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Hey gang! I'm having issues with the A/C system in my truck. This may take a while and make a long post but I think the context and symptoms may help the diagnosis. About a year ago when I'd turn the A/C on there would be a light smell coming out of the vents. It smelled to me like poplar leaves in the fall after they come down mostly dried up. SWMBO though it reminded her of old books bound in the 1950s and stored together in a closed room. It didn't linger long, maybe a minute or two would clear it out and all would be well. A/C performance was good at this point. I was thinking that maybe I had some poplar leaves down in the cowl that I needed to dig out. Never got to that part... I now believe that this smell is the PAG oil used to lubricate the compressor. Fast forward to a few weeks ago and we got a nice hot spell again and I hopped in the truck to go home from work and wouldn't ya know? No A/C! Drat! I've been reading a lot about A/C systems as this is the first one I've had an opportunity to work on. I'm pretty sure I have a dead evaporator and very low refrigerant level. Here's what I've seen so far:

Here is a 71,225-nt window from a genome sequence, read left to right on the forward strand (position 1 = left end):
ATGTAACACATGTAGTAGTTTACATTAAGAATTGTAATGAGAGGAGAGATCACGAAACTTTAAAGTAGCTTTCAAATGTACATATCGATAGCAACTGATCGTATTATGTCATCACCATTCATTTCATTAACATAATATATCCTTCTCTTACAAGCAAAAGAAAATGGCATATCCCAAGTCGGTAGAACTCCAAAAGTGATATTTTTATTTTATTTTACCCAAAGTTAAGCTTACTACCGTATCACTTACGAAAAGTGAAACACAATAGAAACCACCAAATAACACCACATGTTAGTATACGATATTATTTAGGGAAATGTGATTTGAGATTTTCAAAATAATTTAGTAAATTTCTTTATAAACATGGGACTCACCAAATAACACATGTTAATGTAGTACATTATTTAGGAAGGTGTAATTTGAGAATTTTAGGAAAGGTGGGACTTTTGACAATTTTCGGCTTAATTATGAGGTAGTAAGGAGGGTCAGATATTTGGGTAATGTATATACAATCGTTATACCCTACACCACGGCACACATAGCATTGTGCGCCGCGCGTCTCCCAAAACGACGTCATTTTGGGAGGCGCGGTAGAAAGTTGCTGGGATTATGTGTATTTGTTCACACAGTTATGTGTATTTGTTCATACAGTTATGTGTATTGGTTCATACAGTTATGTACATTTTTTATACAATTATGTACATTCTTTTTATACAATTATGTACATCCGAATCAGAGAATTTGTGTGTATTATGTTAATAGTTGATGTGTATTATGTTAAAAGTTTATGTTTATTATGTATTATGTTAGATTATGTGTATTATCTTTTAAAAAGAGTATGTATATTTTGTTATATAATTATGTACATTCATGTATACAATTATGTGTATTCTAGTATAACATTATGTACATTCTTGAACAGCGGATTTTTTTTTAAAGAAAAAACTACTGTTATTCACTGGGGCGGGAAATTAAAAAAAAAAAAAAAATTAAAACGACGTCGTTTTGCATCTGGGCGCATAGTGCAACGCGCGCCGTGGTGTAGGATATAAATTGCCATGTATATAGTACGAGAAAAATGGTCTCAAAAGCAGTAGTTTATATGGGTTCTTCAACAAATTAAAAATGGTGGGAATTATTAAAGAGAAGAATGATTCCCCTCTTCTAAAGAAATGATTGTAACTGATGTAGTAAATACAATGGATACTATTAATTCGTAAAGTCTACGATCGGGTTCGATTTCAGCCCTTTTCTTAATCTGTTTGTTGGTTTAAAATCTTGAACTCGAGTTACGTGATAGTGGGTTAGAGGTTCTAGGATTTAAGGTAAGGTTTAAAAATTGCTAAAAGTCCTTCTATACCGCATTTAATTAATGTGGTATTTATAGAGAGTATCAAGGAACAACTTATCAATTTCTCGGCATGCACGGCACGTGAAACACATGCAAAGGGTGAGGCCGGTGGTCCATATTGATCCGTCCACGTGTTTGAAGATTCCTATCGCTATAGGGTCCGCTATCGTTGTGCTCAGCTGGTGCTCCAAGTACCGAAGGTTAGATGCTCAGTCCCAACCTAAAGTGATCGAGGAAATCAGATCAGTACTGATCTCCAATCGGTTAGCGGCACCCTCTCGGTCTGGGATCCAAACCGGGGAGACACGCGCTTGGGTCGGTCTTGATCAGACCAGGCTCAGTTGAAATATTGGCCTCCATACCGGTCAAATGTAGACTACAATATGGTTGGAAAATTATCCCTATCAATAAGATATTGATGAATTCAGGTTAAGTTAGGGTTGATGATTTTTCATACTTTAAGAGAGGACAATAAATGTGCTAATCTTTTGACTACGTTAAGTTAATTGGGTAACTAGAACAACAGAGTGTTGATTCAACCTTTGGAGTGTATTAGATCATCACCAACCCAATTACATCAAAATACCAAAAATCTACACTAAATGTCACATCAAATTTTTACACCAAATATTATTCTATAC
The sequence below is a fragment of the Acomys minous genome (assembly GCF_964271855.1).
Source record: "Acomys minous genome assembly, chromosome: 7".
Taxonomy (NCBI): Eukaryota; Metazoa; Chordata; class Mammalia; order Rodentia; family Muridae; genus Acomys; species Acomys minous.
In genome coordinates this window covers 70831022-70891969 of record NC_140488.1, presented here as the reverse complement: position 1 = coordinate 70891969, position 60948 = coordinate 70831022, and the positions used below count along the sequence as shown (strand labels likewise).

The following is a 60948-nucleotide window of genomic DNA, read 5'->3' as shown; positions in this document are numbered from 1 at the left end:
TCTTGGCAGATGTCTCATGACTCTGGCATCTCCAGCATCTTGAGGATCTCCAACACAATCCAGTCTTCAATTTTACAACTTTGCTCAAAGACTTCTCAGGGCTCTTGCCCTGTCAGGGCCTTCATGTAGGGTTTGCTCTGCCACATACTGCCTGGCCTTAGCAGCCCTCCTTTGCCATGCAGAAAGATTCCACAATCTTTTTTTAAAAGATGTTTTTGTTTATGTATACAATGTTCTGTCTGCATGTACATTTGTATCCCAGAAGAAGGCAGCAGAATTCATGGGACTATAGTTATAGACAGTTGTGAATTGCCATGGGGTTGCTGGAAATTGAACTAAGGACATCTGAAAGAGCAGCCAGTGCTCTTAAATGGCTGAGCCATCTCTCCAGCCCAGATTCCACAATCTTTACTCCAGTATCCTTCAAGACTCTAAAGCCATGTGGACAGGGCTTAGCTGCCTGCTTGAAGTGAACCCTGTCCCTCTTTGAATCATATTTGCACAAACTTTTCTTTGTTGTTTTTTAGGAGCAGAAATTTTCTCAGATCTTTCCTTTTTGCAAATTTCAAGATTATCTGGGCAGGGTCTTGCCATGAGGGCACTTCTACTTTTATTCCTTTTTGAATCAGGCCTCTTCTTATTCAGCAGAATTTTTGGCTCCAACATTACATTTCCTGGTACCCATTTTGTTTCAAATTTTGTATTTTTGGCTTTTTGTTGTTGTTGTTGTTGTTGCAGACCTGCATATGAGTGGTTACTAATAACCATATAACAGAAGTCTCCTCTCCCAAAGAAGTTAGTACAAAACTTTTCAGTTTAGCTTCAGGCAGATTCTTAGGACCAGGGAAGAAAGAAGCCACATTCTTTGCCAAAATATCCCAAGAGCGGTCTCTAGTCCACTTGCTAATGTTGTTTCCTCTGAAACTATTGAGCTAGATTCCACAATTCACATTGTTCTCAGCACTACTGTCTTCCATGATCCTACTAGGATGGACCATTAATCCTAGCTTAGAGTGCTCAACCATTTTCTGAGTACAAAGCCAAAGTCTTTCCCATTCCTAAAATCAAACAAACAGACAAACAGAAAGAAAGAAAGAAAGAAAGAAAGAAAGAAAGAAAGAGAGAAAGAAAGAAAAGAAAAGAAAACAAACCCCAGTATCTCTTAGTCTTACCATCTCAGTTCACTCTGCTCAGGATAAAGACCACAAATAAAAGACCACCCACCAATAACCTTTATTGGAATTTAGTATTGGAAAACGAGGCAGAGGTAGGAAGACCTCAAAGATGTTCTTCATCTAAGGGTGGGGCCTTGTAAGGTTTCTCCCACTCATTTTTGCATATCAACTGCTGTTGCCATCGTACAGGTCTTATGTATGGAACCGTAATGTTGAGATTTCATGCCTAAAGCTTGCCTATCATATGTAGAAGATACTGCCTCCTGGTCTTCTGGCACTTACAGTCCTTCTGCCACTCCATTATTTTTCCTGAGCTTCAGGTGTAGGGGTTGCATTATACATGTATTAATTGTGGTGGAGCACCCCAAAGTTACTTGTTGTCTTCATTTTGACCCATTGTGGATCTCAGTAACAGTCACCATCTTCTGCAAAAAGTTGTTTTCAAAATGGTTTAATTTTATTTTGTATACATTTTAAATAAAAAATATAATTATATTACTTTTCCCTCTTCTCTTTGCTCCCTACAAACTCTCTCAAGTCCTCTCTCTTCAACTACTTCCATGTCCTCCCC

1. A/C clutch cycles rapidly when A/C controls activated but no cold air is produced. Evidence of a bad Low Pressure Switch or low refrigerant level.

 

2. Tested the low pressure switch (LPS) per the procedure from the FSM. Switch checks out OK, but exhibits opposite behavior than is expected; no continuity when the compressor is on but there when compressor is off. I think this indicates that the suction side has high pressure when off but low when on, indicating a low charge of refrigerant.

 

3. High pressure switch checks out OK.